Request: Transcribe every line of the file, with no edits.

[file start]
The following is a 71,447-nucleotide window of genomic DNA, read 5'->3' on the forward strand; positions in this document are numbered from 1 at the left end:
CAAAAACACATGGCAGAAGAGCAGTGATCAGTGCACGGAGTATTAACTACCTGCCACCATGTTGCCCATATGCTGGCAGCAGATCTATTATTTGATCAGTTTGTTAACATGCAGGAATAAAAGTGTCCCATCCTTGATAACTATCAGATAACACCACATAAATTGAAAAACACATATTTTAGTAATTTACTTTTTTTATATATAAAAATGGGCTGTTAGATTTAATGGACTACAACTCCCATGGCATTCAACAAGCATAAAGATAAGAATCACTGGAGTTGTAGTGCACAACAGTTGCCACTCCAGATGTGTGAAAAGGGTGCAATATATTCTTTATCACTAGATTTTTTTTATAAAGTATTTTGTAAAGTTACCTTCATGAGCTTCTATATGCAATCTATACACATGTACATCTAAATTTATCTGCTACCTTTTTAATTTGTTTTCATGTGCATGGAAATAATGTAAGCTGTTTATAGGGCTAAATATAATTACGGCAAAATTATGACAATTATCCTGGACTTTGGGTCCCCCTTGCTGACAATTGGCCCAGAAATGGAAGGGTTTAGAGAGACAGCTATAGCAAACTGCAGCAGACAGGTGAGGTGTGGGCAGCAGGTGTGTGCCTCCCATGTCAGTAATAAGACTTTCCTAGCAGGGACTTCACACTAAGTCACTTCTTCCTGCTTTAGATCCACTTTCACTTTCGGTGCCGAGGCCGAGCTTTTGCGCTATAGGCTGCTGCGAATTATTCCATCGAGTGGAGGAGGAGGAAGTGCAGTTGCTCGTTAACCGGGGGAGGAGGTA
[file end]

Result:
The following is a 71,447-nucleotide window of genomic DNA, read 5'->3' on the forward strand; positions in this document are numbered from 1 at the left end:
CAAAAACACATGGCAGAAGAGCAGTGATCAGTGCACGGAGTATTAACTACCTGCCACCATGTTGCCCATATGCTGGCAGCAGATCTATTATTTGATCAGTTTGTTAACATGCAGGAATAAAAGTGTCCCATCCTTGATAACTATCAGATAACACCACATAAATTGAAAAACACATATTTTAGTAATTTACTTTTTTTATATATAAAAATGGGCTGTTAGATTTAATGGACTACAACTCCCATGGCATTCAACAAGCATAAAGATAAGAATCACTGGAGTTGTAGTGCACAACAGTTGCCACTCCAGATGTGTGAAAAGGGTGCAATATATTCTTTATCACTAGATTTTTTTTATAAAGTATTTTGTAAAGTTACCTTCATGAGCTTCTATATGCAATCTATACACATGTACATCTAAATTTATCTGCTACCTTTTTAATTTGTTTTCATGTGCATGGAAATAATGTAAGCTGTTTATAGGGCTAAATATAATTACGGCAAAATTATGACAATTATCCTGGACTTTGGGTCCCCCTTGCTGACAATTGGCCCAGAAATGGAAGGGTTTAGAGAGACAGCTATAGCAAACTGCAGCAGACAGGTGAGGTGTGGGCAGCAGGTGTGTGCCTCCCATGTCAGTAATAAGACTTTCCTAGCAGGGACTTCACACTAAGTCACTTCTTCCTGCTTTAGATCCACTTTCACTTTCGGTGCCGAGGCCGAGCTTTTGCGCTATAGGCTGCTGCGAATTATTCCATCGAGTGGAGGAGGAGGAAGTGCAGTTGCTCGTTAACCGGGGGAGGAGGTA